Living in rural Australia was worlds apart from my experience in the bustling 'big smoke' of Sydney. Whilst Sydney is constantly rushing, life in the countryside is taken easily and at a quieter pace. Saying this, I was always busy with my life on the farm looking after animals and a household. One big difference is the sense of community. Whilst I felt connected to my fun spirited and active neighbourhood of Darlinghurst in Sydney, I fell in love with the sense of community and camaraderie in the countryside. Although our nearest neighbours were at least 7km from our driveway, I met many families as well as Jackaroos and owners of small businesses who welcomed newcomers to the area with open arms.
On my first weekend in the countryside, I was invited to meet with some fellow regional workers living in the surrounding area. This day I met Rachel and Beth, both from the UK who welcomed me into their group straight away to my great relief. Rachel lived very close to the nearest town and was lucky enough to have her own house on the family's farm with three bedrooms. This meant we each had a room to stay in on the weekends to be closer to town. Rachel was so gracious about letting us invade her space almost every weekend and it was because of this that we were able to spend weekend evenings and nights at social events around Warren.
Unlike in Sydney where it was a real debate as to where to spend our evenings out, in Warren it was almost always undisputed that the Golf Club would be our venue of choice. This space had a bar, dance floor and bizarrely a Chinese restaurant attached to the side of it! It was the hub of the town and was where many would congregate after a game of Rugby or a Rodeo. After the bar started to thin out, we would move the furniture (including an oven) off the dance floor, pop our playlists on and dance our hearts away until the early hours of the morning. I particularly enjoyed how no one was afraid to dance together and loved a dance with the local men of the town. It didn't matter if they were 20 or 80, everyone would get up and dance with strangers and it was so refreshing compared to in clubs in the cities where people don't do this anymore.
The town was full of many families but also a good amount of younger people as well. We made friends with a number of other people in the town working rural. A number were from the UK but also from Canada, Germany and Italy. There were also the Jackaroos, young Australian men who spend time on a farm learning the skills needed to manage their own farm or become an overseer. These men also made up the majority of the Warren Rugby team and together we made a great weekend gang at the Golf Club! We also became the source of much entertainment for the older members of the town and it was quiet worrying to see how quickly any embarrassing moment could spread so quickly. It was always a shock to hear your weekend escapades retold by the cashier at the IGA!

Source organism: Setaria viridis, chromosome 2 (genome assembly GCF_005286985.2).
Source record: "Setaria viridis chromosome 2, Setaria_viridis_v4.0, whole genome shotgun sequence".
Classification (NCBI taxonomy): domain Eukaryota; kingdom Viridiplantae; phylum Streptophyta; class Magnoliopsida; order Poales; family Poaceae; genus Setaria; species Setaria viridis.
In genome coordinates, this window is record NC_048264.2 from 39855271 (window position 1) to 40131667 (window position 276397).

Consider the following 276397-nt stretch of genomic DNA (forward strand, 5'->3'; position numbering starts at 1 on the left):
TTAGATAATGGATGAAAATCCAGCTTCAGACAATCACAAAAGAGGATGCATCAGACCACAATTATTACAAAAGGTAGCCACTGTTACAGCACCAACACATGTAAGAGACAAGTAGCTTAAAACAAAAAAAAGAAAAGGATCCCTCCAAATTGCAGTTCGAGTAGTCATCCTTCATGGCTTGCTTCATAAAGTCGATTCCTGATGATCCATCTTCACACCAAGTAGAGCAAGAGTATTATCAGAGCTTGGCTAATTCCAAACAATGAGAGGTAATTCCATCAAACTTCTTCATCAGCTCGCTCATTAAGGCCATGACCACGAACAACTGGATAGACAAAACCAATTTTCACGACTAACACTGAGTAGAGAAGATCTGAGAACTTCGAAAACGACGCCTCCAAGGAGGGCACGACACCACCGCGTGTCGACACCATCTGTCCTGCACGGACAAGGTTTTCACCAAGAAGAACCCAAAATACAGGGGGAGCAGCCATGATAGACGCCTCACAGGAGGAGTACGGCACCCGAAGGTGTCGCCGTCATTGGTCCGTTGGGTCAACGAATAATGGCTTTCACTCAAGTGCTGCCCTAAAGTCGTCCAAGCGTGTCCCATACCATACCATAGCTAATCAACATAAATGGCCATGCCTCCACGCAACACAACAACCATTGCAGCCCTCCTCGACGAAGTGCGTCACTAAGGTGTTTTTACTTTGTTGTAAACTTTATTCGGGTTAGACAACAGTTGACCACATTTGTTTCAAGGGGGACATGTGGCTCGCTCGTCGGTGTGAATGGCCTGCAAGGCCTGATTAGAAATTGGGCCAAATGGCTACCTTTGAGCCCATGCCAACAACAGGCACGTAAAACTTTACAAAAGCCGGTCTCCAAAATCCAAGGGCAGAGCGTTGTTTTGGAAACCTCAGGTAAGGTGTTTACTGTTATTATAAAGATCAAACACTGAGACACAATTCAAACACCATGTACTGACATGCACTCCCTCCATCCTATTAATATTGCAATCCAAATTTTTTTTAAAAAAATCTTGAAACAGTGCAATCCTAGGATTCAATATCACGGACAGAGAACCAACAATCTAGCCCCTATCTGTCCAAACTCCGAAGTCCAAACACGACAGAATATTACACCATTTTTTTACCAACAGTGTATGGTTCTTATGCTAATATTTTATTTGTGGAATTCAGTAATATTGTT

It is with this in mind that we would often tell friends to not gossip in a public place, as in a small town anything can spread like wildfire!
The community also came together to share life's joys and sadness. During my time in the country there was a huge drought destroying our region. Many drought fundraisers were created to help support our farmers during this time and many locals got creative making initiatives such as Buy from the Bush, which encourages people to support little businesses in the country to keep the economy going.
We were also able to attend parties and gatherings held on people's properties which were always well catered and full of interesting people. Everyone knows everyone at these parties so as an outsider you really stick out, but it was a sure fire way to make new friends and we would leave these parties with invitations to future nights and a cup of tea whenever we were in the area. My favourite part about these parties would be the creative use of fire. At one party a fork life truck was used to levitate the pots for the stew over the fire! (see below)
Throughout my time in Warren regional workers would leave and a new person would take their place. We would immediately involve them in weekend activities and there was never a moment where I didn't feel like there was something to do in this small rural town. As well as exploring our town of Warren, there were a number of small villages and towns in the surroundings such as Trangie, Nevertire, Narromine and the city of Dubbo. We would pop over to Nevertire to take in the scenery of a different pub which served great pizzas, to Narromine for a Coles visit and to eat at a local farm shop. A trip to Dubbo was always exciting as this involved a visit to the malls, McDonald's and the famous Dubbo Zoo. I will speak more about these towns in a later post.
Although when I decided to make the move I was worried that the experience would be lonely, it was far from it and sometimes I needed a weekend in my cottage just to have some time off! Even on the farm there was always something to do, with a lovable dog who I would often take on runs with me, endless books and movies to watch and a new love of baking to keep me busy.
Visiting the countryside of Australia should be on everyone itineraries to truly get to know these warm and inviting people. Although the land and distances may be vast, these communities are all connected by a firm bond and being able to be a part of this is an experience I am privileged to say I have had.